The complaint focused on two trips the AGOSD Chairman made to the United States at the invitation of M&E International during time periods in which the awarding of the contracts were under consideration by USAID.  According to the complaint “the Chairman’s wife and two children accompanied him on both trips at M&E International’s expense.”

According to the complaint, the first trip (approximately 20 days) included travel to Boston, Washington, D.C., Chicago and Orlando.  The complaint stated that during this trip “the AGOSD Chairman was invited to a water conference in Chicago.” According to the complaint, the second trip (approximately 13 days) involved travel to Paris, Boston and San Diego.

The complaint alleged that both of the contracts at issue required that travel associated with the contracts be in accord with Federal Travel Regulations (FTRs) and that under the regulations the Chairman was entitled to receive, in advance, a cash per diem payment to cover certain travel-related expenses.  The complaint alleged that the Chairman received 150% of his estimated per diem expenses and that USAID authorized the amount based upon M&E International’s representation that no accommodations were available within the per diem amount.

The complaint alleged:

“In each case, the payment of 150% of per diem was not a necessary expense, and in neither case was the payment of the extra 50% justified or documented by M&E International as required by the FTRs.”

The complaint also alleged that once the Chairman and his family were in the U.S. “M&E International paid for most of the travel and entertainment expenses incurred by and on behalf of the Chairman and his family, despite the fact that the Chairman had already received funds for his own per diem expenses.”  According to the complaint, “under these circumstances, the advance per diem payments were, in effect, unrestricted cash payments to the Chairman.”

The complaint also alleged that M&E International “paid to upgrade the Chairman’s airline tickets to first class for both of his trips to the United States” and that “M&E International’s provision of the first class tickets was a payment of a thing of value to the Chairman.”  The complaint also alleged that M&E International’s payment of the first class tickets for the Chairman’s wife and children were also “a payment of a thing of value to the Chairman.”

The complaint also alleged that during the relevant time period, “M&E International failed to make and keep books, records, and accounts which, in reasonable detail, accurately and fairly reflected the payment of money and things of value to or for the benefit of the Chairman.”  It is interesting to note that the complaint contains these allegations even though Metcalf & Eddy and M&E International were “domestic concerns” under the FCPA and thus the books and records and internal controls provisions did not even apply.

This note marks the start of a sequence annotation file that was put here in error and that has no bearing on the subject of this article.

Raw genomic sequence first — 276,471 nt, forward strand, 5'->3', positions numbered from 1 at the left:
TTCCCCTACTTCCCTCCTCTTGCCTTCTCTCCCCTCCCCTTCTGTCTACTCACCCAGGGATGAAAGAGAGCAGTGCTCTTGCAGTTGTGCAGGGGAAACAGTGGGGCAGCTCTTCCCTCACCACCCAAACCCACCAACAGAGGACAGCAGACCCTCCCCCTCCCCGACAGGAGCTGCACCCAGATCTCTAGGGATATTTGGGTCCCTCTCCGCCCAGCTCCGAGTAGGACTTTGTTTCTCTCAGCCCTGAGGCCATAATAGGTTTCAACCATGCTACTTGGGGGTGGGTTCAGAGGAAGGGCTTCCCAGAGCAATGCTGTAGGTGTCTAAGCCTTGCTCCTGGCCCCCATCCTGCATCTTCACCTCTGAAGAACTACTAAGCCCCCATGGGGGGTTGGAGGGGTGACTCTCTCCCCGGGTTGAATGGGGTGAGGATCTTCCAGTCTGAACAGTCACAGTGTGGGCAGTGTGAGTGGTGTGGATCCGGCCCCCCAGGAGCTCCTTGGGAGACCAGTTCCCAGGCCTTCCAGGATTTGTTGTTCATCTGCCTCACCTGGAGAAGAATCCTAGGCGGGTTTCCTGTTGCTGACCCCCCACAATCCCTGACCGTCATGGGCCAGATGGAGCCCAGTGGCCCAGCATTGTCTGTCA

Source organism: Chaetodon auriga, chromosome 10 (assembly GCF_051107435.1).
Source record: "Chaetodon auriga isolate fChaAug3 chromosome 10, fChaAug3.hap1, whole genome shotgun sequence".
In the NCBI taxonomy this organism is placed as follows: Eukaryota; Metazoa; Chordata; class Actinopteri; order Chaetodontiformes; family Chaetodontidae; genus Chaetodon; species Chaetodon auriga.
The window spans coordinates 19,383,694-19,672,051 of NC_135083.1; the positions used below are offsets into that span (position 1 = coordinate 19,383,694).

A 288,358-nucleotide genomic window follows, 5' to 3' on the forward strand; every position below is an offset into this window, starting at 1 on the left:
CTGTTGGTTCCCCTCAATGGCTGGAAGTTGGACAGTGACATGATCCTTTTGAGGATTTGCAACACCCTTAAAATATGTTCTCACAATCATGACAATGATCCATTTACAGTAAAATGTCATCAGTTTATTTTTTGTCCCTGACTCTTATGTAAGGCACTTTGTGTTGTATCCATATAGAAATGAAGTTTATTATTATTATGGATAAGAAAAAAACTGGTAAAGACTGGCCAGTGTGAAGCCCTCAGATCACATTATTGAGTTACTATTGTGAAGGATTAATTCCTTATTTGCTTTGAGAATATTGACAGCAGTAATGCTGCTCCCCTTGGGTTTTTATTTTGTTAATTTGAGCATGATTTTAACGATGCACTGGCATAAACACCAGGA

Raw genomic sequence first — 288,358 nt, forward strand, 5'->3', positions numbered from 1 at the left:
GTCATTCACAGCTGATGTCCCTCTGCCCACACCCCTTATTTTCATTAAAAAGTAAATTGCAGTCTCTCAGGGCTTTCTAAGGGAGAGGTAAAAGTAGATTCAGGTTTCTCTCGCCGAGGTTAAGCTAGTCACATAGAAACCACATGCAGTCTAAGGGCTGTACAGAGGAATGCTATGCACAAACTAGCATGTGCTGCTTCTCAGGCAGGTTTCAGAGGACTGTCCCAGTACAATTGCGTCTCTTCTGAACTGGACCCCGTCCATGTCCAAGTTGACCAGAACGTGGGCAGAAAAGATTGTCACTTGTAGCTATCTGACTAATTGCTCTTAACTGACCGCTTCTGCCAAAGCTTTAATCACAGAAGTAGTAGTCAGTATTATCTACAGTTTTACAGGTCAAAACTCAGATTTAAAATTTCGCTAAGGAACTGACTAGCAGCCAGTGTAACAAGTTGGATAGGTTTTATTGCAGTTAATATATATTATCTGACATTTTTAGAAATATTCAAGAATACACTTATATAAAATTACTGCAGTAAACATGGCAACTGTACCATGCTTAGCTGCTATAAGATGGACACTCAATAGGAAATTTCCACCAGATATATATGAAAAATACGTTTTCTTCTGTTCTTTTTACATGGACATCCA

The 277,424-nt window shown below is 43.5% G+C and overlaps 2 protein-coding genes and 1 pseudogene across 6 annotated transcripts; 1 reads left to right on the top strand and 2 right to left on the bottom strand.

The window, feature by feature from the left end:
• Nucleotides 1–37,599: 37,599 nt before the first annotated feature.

Finally, the complaint stated that M&E International did not “have any training or compliance program that educated its employees concerning the conduct prescribed by the FCPA.”

It is further interesting to note that the “means and instrumentality of interstate commerce” alleged in the complaint was a “commercial aircraft.”

Without admitting or denying the allegations in the DOJ’s civil complaint, in this Consent and Undertaking M&E agreed to “maintain a compliance and ethics program designed to detect and prevent violations of the FCPA and other applicable foreign bribery laws.”  The consent and undertaken set forth the minimum standards of such a program.  In the consent and undertaking M&E also agreed to implement various financial and accounting procedures consistent with the FCPA’s books and records and internal controls provisions.

Finally, in the consent and undertaking, M&E agreed to pay a civil fine in the amount of $400,000 and reimburse the U.S. for the costs of the investigation in the amount of $50,000.

Friday Roundup

Friday, April 25th, 2014

FCPA scrutiny equals a raise, Qualcomm declines to cave, scrutiny alerts, industry specific risks, survey says, gaps in the narrative, a pulse on FCPA Inc., quotable and not quotable, and for the reading stack.  It’s all here in the Friday Roundup

FCPA Scrutiny Equals A Raise

There are some things that happen in the FCPA space that cause one to scratch their head.

Such as a company being under FCPA scrutiny paying audit committee members more money because of the time devoted to the FCPA scrutiny.  In its recent proxy statement, Wal-Mart disclosed as follows.